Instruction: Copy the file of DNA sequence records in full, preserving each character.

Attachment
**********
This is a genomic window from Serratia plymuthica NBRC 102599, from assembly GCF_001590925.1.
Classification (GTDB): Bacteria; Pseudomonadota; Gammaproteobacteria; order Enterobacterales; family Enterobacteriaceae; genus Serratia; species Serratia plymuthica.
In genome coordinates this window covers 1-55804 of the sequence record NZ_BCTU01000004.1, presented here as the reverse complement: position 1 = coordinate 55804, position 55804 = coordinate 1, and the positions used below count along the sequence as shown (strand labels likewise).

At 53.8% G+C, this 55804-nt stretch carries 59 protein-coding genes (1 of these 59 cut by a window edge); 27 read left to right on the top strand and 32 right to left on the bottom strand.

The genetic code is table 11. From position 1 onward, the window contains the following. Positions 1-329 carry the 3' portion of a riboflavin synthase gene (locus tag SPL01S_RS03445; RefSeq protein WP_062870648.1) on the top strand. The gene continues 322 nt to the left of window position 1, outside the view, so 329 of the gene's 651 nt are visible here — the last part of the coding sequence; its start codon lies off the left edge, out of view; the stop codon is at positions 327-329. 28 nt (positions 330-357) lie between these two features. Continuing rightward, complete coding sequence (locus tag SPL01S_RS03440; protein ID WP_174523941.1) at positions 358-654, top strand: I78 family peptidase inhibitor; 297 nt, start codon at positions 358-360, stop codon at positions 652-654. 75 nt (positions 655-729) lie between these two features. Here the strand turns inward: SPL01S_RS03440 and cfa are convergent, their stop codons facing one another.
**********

This is a genomic window from Serratia plymuthica NBRC 102599, from assembly GCF_001590925.1.
Classification (GTDB): Bacteria; Pseudomonadota; Gammaproteobacteria; order Enterobacterales; family Enterobacteriaceae; genus Serratia; species Serratia plymuthica.
In genome coordinates this window covers 1-55804 of the sequence record NZ_BCTU01000004.1, presented here as the reverse complement: position 1 = coordinate 55804, position 55804 = coordinate 1, and the positions used below count along the sequence as shown (strand labels likewise).

At 53.8% G+C, this 55804-nt stretch carries 59 protein-coding genes (1 of these 59 cut by a window edge); 27 read left to right on the top strand and 32 right to left on the bottom strand.

The genetic code is table 11. From position 1 onward, the window contains the following. Positions 1-329 carry the 3' portion of a riboflavin synthase gene (locus tag SPL01S_RS03445; RefSeq protein WP_062870648.1) on the top strand. The gene continues 322 nt to the left of window position 1, outside the view, so 329 of the gene's 651 nt are visible here — the last part of the coding sequence; its start codon lies off the left edge, out of view; the stop codon is at positions 327-329. 28 nt (positions 330-357) lie between these two features. Continuing rightward, complete coding sequence (locus tag SPL01S_RS03440; protein ID WP_174523941.1) at positions 358-654, top strand: I78 family peptidase inhibitor; 297 nt, start codon at positions 358-360, stop codon at positions 652-654. 75 nt (positions 655-729) lie between these two features. Here the strand turns inward: SPL01S_RS03440 and cfa are convergent, their stop codons facing one another.